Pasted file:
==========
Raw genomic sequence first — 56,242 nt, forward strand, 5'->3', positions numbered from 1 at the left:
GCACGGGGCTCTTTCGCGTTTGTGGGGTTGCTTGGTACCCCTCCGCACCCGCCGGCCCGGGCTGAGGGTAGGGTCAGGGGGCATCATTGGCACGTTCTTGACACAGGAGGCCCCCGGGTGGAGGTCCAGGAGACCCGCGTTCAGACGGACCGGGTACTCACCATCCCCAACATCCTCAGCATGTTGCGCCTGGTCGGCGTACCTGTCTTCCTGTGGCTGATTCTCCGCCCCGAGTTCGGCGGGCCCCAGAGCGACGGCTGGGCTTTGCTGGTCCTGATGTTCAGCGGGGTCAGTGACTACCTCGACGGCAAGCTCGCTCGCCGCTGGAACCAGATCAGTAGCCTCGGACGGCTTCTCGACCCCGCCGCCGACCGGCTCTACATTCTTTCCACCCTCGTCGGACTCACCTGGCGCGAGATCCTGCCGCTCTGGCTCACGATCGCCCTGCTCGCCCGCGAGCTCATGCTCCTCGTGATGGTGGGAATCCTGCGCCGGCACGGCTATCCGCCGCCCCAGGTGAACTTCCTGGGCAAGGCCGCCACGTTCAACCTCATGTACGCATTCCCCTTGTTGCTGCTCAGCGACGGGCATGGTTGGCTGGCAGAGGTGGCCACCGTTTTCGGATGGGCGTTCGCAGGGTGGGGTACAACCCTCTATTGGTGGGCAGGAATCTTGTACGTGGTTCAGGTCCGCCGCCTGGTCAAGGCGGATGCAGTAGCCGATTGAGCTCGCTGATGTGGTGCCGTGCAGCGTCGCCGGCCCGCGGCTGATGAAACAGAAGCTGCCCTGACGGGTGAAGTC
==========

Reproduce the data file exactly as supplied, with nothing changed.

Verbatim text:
Raw genomic sequence first — 56,242 nt, forward strand, 5'->3', positions numbered from 1 at the left:
GCACGGGGCTCTTTCGCGTTTGTGGGGTTGCTTGGTACCCCTCCGCACCCGCCGGCCCGGGCTGAGGGTAGGGTCAGGGGGCATCATTGGCACGTTCTTGACACAGGAGGCCCCCGGGTGGAGGTCCAGGAGACCCGCGTTCAGACGGACCGGGTACTCACCATCCCCAACATCCTCAGCATGTTGCGCCTGGTCGGCGTACCTGTCTTCCTGTGGCTGATTCTCCGCCCCGAGTTCGGCGGGCCCCAGAGCGACGGCTGGGCTTTGCTGGTCCTGATGTTCAGCGGGGTCAGTGACTACCTCGACGGCAAGCTCGCTCGCCGCTGGAACCAGATCAGTAGCCTCGGACGGCTTCTCGACCCCGCCGCCGACCGGCTCTACATTCTTTCCACCCTCGTCGGACTCACCTGGCGCGAGATCCTGCCGCTCTGGCTCACGATCGCCCTGCTCGCCCGCGAGCTCATGCTCCTCGTGATGGTGGGAATCCTGCGCCGGCACGGCTATCCGCCGCCCCAGGTGAACTTCCTGGGCAAGGCCGCCACGTTCAACCTCATGTACGCATTCCCCTTGTTGCTGCTCAGCGACGGGCATGGTTGGCTGGCAGAGGTGGCCACCGTTTTCGGATGGGCGTTCGCAGGGTGGGGTACAACCCTCTATTGGTGGGCAGGAATCTTGTACGTGGTTCAGGTCCGCCGCCTGGTCAAGGCGGATGCAGTAGCCGATTGAGCTCGCTGATGTGGTGCCGTGCAGCGTCGCCGGCCCGCGGCTGATGAAACAGAAGCTGCCCTGACGGGTGAAGTC